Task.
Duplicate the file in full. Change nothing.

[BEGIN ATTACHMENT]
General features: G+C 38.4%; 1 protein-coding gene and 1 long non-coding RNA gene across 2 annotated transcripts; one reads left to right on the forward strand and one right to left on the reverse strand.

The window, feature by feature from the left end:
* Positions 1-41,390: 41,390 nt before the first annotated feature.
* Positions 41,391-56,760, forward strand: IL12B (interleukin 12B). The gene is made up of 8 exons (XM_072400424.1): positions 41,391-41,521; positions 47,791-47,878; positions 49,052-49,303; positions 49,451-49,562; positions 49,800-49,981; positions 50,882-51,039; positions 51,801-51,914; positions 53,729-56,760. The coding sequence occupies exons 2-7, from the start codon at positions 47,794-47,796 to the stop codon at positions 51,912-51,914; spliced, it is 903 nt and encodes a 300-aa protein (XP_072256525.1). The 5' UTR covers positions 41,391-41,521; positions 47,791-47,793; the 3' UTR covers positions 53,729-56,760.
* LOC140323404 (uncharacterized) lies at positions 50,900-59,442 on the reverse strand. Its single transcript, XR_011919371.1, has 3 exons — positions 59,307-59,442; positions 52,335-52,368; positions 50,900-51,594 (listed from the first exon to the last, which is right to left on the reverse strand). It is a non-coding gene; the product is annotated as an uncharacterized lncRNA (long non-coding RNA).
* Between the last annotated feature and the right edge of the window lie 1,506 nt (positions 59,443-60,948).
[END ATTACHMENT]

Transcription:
General features: G+C 38.4%; 1 protein-coding gene and 1 long non-coding RNA gene across 2 annotated transcripts; one reads left to right on the forward strand and one right to left on the reverse strand.

The window, feature by feature from the left end:
* Positions 1-41,390: 41,390 nt before the first annotated feature.
* Positions 41,391-56,760, forward strand: IL12B (interleukin 12B). The gene is made up of 8 exons (XM_072400424.1): positions 41,391-41,521; positions 47,791-47,878; positions 49,052-49,303; positions 49,451-49,562; positions 49,800-49,981; positions 50,882-51,039; positions 51,801-51,914; positions 53,729-56,760. The coding sequence occupies exons 2-7, from the start codon at positions 47,794-47,796 to the stop codon at positions 51,912-51,914; spliced, it is 903 nt and encodes a 300-aa protein (XP_072256525.1). The 5' UTR covers positions 41,391-41,521; positions 47,791-47,793; the 3' UTR covers positions 53,729-56,760.
* LOC140323404 (uncharacterized) lies at positions 50,900-59,442 on the reverse strand. Its single transcript, XR_011919371.1, has 3 exons — positions 59,307-59,442; positions 52,335-52,368; positions 50,900-51,594 (listed from the first exon to the last, which is right to left on the reverse strand). It is a non-coding gene; the product is annotated as an uncharacterized lncRNA (long non-coding RNA).
* Between the last annotated feature and the right edge of the window lie 1,506 nt (positions 59,443-60,948).